When you woke up this morning were you an expert water measurer? No? Well, you will be after reading this article. But that might not be a good thing: experts are sometimes worse off than regular Janes and Joes. To see why, first we need to wire your brain for expertise--read on.
Imagine you have three jars. One holds 4 units of water. Another holds 12 units. And the last holds 3. How can you measure exactly 2 units? (Hint: there's gotta be some subtraction here.)
Now check this out: Jar A holds 8 units, jar B holds 24 units, and jar C holds 6 units. How can you measure 4 units?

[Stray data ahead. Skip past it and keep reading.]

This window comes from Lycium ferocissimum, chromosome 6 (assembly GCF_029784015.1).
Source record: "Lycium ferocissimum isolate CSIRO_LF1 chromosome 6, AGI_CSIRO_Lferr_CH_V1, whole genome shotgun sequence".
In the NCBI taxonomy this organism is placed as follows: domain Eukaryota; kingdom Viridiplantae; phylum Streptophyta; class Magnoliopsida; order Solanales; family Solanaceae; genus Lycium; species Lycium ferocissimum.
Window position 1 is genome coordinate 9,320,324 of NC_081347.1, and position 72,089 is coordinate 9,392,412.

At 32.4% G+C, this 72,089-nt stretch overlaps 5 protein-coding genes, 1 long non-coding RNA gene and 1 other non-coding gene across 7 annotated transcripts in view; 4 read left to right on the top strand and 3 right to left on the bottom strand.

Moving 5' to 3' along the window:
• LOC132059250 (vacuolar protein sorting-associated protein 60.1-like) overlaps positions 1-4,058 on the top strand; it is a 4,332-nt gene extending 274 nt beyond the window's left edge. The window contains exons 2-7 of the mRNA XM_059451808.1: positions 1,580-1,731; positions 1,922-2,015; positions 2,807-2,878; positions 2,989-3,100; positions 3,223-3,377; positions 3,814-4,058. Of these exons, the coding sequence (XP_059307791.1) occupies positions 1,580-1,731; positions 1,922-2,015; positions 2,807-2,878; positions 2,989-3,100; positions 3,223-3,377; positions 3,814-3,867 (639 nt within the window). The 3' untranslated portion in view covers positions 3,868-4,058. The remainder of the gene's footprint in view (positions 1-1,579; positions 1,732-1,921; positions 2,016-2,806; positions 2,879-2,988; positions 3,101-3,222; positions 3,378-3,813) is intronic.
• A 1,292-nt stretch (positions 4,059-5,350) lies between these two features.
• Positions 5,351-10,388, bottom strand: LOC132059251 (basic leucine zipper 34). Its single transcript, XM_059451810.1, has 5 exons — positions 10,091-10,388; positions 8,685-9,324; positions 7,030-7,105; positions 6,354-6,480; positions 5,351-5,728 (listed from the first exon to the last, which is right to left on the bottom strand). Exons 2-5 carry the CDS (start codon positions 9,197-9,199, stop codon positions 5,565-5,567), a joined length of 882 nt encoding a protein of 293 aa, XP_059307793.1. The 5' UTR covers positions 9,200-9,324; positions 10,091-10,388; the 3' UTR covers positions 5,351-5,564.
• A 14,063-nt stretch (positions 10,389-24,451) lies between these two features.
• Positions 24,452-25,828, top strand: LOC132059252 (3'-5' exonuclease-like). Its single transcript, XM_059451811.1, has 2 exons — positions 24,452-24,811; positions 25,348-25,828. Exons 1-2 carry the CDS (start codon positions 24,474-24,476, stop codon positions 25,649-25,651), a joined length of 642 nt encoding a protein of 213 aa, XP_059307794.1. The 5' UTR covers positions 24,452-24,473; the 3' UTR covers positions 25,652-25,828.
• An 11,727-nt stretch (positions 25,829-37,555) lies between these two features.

And finally: Jar A holds 12 units, jar B holds 36 units, and jar C holds 9 units. How can you measure exactly 6 units?
Congratulations! You're an expert!
Now the test: Jar A holds 6 units, jar B holds 78 units, and jar C holds 22 units. How can you measure 28 units?
Did you start with 78, subtract two-times-22, and then subtract another six (B-2C-A)? If so, congratulations again! You used the technique you learned to solve the tricky problem!
But check this out—there's another solution: just add 22 and 6 (A+C). Wow, that would've been easier, huh?
But don't feel bad. This water jar experiment by Abraham Luchins (1942) is a classic demonstration of the Einstellung effect: your previous experience makes the new problem more difficult.